Yes, as her primary caregiver I have to respect her wish.
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The great thing about anemia is that it just makes you sleepy. As long as she doesn't fall, she can curl up in a ball and slip away in her sleep. It really is your mom's choice. Can you be this blunt with her? To me, dying in my sleep would be my preferred route - no pain but just slipping away. Please talk to her honestly about her wishes and let her choose her journey.
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Pasa, I'm assuming her anemia is based on iron deficiency?   If so, does her diet include iron rich foods?    I obviously can't offer an opinion on hospice, but I've had iron deficiency anemia for decades.  I can always tell when my count level is low.

Since meat is a good source but expensive now, I found a substitute in broccoli, which I use in salads along with spinach.   It makes a world of difference.

Do you think you could get her to include either  meat or some iron rich foods, if this is the cause?

Or do you think that she's made a determination not to
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Pasa18 Oct 14, 2019
I think it took so long to get the results the doctor did not say the cause. However, yes I have tried to vary her diet to include iron rich foods. I was anemic for sometime and know the signs which I recognized. I tried nutrition and supplementation, however there is a time when only a transfusion does the job.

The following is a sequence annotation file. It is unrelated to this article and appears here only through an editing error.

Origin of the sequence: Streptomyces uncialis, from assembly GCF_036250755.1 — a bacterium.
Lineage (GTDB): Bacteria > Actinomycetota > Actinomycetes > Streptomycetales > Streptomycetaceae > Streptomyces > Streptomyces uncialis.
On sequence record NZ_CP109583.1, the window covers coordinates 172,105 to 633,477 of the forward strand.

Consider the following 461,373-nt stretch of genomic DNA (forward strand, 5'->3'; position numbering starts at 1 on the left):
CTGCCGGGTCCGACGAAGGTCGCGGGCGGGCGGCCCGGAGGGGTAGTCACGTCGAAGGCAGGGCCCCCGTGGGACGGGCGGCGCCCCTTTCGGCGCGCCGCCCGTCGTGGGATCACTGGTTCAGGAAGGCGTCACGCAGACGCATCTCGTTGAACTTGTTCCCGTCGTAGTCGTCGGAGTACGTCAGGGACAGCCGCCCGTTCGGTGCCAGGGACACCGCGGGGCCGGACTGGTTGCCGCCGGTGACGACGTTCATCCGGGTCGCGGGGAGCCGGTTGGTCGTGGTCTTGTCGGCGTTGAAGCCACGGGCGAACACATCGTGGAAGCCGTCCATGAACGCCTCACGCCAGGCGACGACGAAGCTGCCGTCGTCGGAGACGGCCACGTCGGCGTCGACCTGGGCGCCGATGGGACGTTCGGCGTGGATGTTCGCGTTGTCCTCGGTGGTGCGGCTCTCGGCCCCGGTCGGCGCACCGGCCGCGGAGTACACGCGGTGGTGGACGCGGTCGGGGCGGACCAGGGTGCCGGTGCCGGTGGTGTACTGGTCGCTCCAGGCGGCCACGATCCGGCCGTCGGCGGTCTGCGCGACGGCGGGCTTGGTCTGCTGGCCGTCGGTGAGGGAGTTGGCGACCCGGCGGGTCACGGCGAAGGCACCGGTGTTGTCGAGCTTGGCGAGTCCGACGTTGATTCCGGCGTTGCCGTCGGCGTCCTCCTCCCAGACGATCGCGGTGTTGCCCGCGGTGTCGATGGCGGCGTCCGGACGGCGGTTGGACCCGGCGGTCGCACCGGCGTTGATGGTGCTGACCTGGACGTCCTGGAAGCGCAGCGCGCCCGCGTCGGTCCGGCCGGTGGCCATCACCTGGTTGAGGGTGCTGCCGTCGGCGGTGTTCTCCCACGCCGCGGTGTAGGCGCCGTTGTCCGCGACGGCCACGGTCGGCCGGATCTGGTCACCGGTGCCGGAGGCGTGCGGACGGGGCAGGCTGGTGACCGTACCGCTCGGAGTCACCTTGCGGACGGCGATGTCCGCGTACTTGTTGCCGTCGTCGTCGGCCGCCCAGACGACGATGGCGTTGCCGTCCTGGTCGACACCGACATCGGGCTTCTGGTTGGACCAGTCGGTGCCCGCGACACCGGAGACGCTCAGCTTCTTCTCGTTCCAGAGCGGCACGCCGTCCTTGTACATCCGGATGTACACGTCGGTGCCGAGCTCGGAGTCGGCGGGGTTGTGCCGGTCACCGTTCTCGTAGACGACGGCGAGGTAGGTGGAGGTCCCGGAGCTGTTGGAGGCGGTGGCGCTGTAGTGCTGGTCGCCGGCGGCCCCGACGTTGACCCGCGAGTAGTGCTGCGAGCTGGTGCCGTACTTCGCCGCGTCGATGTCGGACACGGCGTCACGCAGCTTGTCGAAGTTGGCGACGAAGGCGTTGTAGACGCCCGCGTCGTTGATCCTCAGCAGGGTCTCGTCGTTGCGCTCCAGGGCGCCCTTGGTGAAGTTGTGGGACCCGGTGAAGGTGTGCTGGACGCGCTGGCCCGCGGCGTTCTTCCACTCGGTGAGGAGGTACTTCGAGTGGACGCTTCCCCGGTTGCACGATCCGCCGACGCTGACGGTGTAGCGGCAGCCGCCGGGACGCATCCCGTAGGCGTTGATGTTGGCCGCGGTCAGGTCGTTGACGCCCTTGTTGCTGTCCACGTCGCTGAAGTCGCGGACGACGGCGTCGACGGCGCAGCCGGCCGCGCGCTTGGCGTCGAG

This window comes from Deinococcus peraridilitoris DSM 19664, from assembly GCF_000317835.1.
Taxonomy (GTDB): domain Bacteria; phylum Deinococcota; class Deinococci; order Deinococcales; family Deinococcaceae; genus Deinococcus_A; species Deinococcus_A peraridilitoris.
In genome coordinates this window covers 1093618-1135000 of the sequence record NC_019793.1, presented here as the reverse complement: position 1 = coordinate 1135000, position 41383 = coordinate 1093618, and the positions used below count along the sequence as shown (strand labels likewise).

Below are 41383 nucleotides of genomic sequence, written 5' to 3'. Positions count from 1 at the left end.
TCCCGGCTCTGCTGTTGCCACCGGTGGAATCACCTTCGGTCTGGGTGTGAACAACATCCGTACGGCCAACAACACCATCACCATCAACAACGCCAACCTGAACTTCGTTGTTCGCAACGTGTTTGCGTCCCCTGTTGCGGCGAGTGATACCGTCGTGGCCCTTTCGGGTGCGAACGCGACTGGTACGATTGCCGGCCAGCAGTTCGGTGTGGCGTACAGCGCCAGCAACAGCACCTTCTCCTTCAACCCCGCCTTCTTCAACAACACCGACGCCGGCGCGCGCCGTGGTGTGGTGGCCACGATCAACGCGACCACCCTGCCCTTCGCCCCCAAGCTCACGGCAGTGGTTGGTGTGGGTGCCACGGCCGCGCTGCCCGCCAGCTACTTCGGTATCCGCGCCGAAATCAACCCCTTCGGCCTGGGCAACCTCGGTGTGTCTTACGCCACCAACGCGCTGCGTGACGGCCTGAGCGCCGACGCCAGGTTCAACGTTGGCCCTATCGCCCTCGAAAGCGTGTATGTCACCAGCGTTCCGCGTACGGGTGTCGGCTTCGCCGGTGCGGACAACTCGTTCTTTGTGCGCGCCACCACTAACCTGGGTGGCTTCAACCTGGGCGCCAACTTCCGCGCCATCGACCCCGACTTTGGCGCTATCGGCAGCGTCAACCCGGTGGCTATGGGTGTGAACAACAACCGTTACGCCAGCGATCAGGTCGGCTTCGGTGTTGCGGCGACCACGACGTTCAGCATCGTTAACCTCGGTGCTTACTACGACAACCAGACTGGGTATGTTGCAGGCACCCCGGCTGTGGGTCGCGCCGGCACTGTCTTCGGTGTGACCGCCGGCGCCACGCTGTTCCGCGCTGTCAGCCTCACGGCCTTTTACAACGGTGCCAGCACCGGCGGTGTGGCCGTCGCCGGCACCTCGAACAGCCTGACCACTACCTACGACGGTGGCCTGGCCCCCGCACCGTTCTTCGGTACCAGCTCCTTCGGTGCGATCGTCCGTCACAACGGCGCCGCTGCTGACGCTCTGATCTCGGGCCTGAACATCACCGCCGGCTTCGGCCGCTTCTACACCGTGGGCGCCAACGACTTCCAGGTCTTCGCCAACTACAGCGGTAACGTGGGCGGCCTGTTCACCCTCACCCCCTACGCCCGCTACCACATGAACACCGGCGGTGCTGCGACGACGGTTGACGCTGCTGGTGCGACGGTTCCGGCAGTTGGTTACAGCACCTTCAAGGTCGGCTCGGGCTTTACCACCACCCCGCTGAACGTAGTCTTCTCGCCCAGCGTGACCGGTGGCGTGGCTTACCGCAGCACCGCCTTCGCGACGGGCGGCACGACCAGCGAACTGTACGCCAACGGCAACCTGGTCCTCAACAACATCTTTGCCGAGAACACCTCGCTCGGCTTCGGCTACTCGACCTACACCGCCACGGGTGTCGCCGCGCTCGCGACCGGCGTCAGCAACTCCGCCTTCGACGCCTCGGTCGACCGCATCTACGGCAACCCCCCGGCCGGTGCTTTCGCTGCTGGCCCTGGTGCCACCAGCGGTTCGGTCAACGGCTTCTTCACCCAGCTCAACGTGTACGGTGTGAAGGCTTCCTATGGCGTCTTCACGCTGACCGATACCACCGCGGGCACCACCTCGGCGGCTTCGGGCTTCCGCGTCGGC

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I didn't get a chance to elaborate the details. The primary is recommending she get a transfusion or hospice. I noticed she was getting weaker a couple of months ago and when she refused to go into seeing her primary, I called medicare to see if home health would be covered and then asked her primary. I wanted her blood lab done by a visiting nurse. So by the time a nurse came and the doctor coordinated with the home health nurse, they felt she was doing great for 96. Relative to maybe other 96 year olds, but for her the change to me was apparent. The home health nurse drew blood on maybe the third visit a couple of weeks ago which was a relief because she didn't want to leave the house. However, the results did not come out because the blood coagulated and the blood lab needed to be redone which pissed me off and didn't instill confidence in my mom. (I'm not medically trained but a relative who is a nurse said there is an anticoagulant in the vial). I had to convince my mother to be cooperative and we went in for blood work after she had the fall and the paramedics incident this week. Her primary called this afternoon every half hour until she reached me and told me mom needs to be seen in ER. I was on my way out for a walk after clearing her garden and cleaning her home. I went back in and loaded the wheelchair and waited until she finished lunch to tell her she needed to go into ER. She won't cooperate and is refusing a transfusion. The grand kids, all now between age 19-35 responded to my text informing them and they stopped by today and they have not been able to convince her to go in. A old family friend who is an ER doctor said he will stop by to talk with my mother. Hospice is next. She is at a critical level where an iron supplement will take too long.